Traffic in Bangladesh

dhaka traffic 1Bangladesh’s capital city is already home to about 12 million people and it has recently been rated as one of the world’s fastest-growing cities;  experts at the UN forecast it will be home to 25 million souls by 2025. Its population may grow fast, but it certainly does not move fast.

The traffic is incredible in Dhaka. There are virtually no private vehicles, so the overwhelming majority of people – unless they walk – rely on busses, trains, smaller contraptions simply called human haulers, or rickshaws. (With 400,000 pedal-powered rickshaws coursing its streets every day, the city is Rickshaw Capital of the World.)

Sometimes the congested highways seem more like parking lots than thoroughfares. Once, it took three hours for the van I was in to travel just 25 miles. (That’s not even twice the rate I move on the treadmill at the gym.) On another trip with some FMI pastors, our vehicle was stuck in the middle of an intersection for about an hour. The traffic from the converging roads had no semblance of forming any type of lane; it was just a mash of metal, fiberglass, and wheels at a myriad of angles, all within inches of each other. I saw one man who was riding a bicycle simply abandon his bike in exasperation when he no longer could make any headway. He made much faster time on foot, but the deserted bicycle just became one more obstacle for the hundreds of other vehicles to maneuver around.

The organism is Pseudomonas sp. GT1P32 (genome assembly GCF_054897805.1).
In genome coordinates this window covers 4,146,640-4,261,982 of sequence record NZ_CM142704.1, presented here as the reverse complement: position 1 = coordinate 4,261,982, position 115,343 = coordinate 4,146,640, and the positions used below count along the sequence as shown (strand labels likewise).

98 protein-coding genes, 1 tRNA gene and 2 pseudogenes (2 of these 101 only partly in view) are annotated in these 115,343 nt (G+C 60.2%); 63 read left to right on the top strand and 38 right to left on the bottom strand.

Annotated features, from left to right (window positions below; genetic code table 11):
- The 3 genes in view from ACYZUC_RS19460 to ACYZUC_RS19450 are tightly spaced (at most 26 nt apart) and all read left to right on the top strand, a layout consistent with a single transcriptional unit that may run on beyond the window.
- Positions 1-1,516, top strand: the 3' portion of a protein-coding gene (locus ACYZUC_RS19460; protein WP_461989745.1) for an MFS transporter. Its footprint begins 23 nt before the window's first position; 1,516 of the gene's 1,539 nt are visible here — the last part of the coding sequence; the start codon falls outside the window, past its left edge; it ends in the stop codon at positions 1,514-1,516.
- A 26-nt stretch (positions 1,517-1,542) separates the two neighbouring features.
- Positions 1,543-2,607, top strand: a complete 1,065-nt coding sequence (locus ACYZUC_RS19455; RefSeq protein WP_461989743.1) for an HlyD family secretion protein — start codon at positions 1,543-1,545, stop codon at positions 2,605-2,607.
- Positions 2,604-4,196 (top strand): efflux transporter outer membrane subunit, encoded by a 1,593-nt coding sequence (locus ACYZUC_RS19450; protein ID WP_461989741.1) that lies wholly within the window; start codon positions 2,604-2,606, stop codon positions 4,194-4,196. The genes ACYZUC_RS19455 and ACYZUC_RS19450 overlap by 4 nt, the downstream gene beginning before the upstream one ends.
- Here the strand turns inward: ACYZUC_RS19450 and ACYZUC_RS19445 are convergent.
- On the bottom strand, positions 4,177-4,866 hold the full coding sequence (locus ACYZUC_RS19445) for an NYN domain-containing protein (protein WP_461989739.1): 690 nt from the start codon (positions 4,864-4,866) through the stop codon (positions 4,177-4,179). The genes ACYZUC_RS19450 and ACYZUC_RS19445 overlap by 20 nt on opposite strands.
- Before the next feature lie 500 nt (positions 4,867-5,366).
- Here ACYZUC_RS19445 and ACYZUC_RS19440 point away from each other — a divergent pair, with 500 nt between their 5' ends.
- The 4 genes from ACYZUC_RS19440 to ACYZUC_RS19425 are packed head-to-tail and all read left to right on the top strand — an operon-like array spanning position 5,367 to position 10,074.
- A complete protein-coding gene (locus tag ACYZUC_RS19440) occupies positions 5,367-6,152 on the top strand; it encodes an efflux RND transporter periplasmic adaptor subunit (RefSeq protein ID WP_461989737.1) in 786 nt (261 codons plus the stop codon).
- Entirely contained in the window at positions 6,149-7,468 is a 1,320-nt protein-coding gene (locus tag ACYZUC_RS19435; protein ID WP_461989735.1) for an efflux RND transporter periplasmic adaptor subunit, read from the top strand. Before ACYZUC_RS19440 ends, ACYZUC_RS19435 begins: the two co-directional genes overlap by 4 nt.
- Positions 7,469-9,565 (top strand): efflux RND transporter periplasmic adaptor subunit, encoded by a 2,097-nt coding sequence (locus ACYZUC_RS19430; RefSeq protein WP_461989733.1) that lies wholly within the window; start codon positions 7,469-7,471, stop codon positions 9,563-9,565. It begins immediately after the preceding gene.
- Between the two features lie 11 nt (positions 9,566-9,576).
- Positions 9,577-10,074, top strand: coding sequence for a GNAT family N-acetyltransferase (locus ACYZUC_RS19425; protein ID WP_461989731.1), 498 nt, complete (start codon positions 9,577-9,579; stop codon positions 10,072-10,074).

Thankfully, the move of the Spirit of God knows no such impediments or traffic jams.

Even though Bangladesh’s population is nearly 90% Muslim and the remainder is almost all Hindu, God is drawing many people to faith in Jesus Christ, and they are coming at a great pace! In just the past year, attendance at the Bible college and seminary FMI has helped operate has swelled, filling every seat in the classroom with eager students. New churches have been planted, and more than 200 people have trusted Christ for salvation.

As the capital grows, we are excited to see God’s kingdom growing in Bangladesh as well.

View FMI-Bangladesh country overview.